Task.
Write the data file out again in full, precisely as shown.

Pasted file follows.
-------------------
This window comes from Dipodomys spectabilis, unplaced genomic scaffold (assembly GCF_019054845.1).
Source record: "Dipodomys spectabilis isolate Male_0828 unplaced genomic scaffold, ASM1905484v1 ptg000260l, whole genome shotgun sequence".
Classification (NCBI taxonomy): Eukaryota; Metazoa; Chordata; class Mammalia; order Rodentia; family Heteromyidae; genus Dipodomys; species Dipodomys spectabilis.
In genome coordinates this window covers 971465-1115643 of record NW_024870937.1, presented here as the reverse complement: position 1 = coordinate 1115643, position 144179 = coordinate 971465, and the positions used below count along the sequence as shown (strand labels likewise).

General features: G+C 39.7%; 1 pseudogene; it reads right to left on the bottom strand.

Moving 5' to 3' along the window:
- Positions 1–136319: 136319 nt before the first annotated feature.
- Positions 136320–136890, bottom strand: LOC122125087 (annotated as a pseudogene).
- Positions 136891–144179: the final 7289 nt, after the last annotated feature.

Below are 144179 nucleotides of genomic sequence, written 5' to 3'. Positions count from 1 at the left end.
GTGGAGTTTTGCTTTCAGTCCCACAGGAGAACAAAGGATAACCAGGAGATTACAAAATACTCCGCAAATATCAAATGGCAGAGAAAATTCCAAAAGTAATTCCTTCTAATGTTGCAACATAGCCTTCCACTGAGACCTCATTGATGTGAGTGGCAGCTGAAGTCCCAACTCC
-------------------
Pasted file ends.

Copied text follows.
This window comes from Dipodomys spectabilis, unplaced genomic scaffold (assembly GCF_019054845.1).
Source record: "Dipodomys spectabilis isolate Male_0828 unplaced genomic scaffold, ASM1905484v1 ptg000260l, whole genome shotgun sequence".
Classification (NCBI taxonomy): Eukaryota; Metazoa; Chordata; class Mammalia; order Rodentia; family Heteromyidae; genus Dipodomys; species Dipodomys spectabilis.
In genome coordinates this window covers 971465-1115643 of record NW_024870937.1, presented here as the reverse complement: position 1 = coordinate 1115643, position 144179 = coordinate 971465, and the positions used below count along the sequence as shown (strand labels likewise).

General features: G+C 39.7%; 1 pseudogene; it reads right to left on the bottom strand.

Moving 5' to 3' along the window:
- Positions 1–136319: 136319 nt before the first annotated feature.
- Positions 136320–136890, bottom strand: LOC122125087 (annotated as a pseudogene).
- Positions 136891–144179: the final 7289 nt, after the last annotated feature.

Below are 144179 nucleotides of genomic sequence, written 5' to 3'. Positions count from 1 at the left end.
GTGGAGTTTTGCTTTCAGTCCCACAGGAGAACAAAGGATAACCAGGAGATTACAAAATACTCCGCAAATATCAAATGGCAGAGAAAATTCCAAAAGTAATTCCTTCTAATGTTGCAACATAGCCTTCCACTGAGACCTCATTGATGTGAGTGGCAGCTGAAGTCCCAACTCC